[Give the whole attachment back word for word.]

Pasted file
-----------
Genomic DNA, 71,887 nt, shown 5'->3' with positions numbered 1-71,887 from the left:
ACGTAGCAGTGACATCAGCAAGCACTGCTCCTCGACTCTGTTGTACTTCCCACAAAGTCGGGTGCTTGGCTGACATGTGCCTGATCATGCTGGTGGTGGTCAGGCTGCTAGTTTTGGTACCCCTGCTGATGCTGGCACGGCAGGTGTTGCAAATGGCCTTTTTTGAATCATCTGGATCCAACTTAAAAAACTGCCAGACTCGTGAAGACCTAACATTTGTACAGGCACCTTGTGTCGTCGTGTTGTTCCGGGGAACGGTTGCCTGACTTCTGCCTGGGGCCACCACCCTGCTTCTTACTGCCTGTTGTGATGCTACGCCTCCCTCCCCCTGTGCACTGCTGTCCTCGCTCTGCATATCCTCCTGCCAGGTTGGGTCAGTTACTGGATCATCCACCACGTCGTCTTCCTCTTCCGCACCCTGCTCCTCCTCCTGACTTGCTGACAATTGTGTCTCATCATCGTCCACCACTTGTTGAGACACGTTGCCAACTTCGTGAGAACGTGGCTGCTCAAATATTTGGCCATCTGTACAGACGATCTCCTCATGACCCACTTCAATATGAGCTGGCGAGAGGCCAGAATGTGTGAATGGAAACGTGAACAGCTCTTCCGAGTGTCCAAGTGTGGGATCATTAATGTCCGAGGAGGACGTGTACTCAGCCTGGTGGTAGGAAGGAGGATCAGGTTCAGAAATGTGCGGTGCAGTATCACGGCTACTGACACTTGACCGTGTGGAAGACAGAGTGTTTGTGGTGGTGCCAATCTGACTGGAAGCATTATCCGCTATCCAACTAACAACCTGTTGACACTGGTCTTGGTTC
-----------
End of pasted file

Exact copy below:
Genomic DNA, 71,887 nt, shown 5'->3' with positions numbered 1-71,887 from the left:
ACGTAGCAGTGACATCAGCAAGCACTGCTCCTCGACTCTGTTGTACTTCCCACAAAGTCGGGTGCTTGGCTGACATGTGCCTGATCATGCTGGTGGTGGTCAGGCTGCTAGTTTTGGTACCCCTGCTGATGCTGGCACGGCAGGTGTTGCAAATGGCCTTTTTTGAATCATCTGGATCCAACTTAAAAAACTGCCAGACTCGTGAAGACCTAACATTTGTACAGGCACCTTGTGTCGTCGTGTTGTTCCGGGGAACGGTTGCCTGACTTCTGCCTGGGGCCACCACCCTGCTTCTTACTGCCTGTTGTGATGCTACGCCTCCCTCCCCCTGTGCACTGCTGTCCTCGCTCTGCATATCCTCCTGCCAGGTTGGGTCAGTTACTGGATCATCCACCACGTCGTCTTCCTCTTCCGCACCCTGCTCCTCCTCCTGACTTGCTGACAATTGTGTCTCATCATCGTCCACCACTTGTTGAGACACGTTGCCAACTTCGTGAGAACGTGGCTGCTCAAATATTTGGCCATCTGTACAGACGATCTCCTCATGACCCACTTCAATATGAGCTGGCGAGAGGCCAGAATGTGTGAATGGAAACGTGAACAGCTCTTCCGAGTGTCCAAGTGTGGGATCATTAATGTCCGAGGAGGACGTGTACTCAGCCTGGTGGTAGGAAGGAGGATCAGGTTCAGAAATGTGCGGTGCAGTATCACGGCTACTGACACTTGACCGTGTGGAAGACAGAGTGTTTGTGGTGGTGCCAATCTGACTGGAAGCATTATCCGCTATCCAACTAACAACCTGTTGACACTGGTCTTGGTTC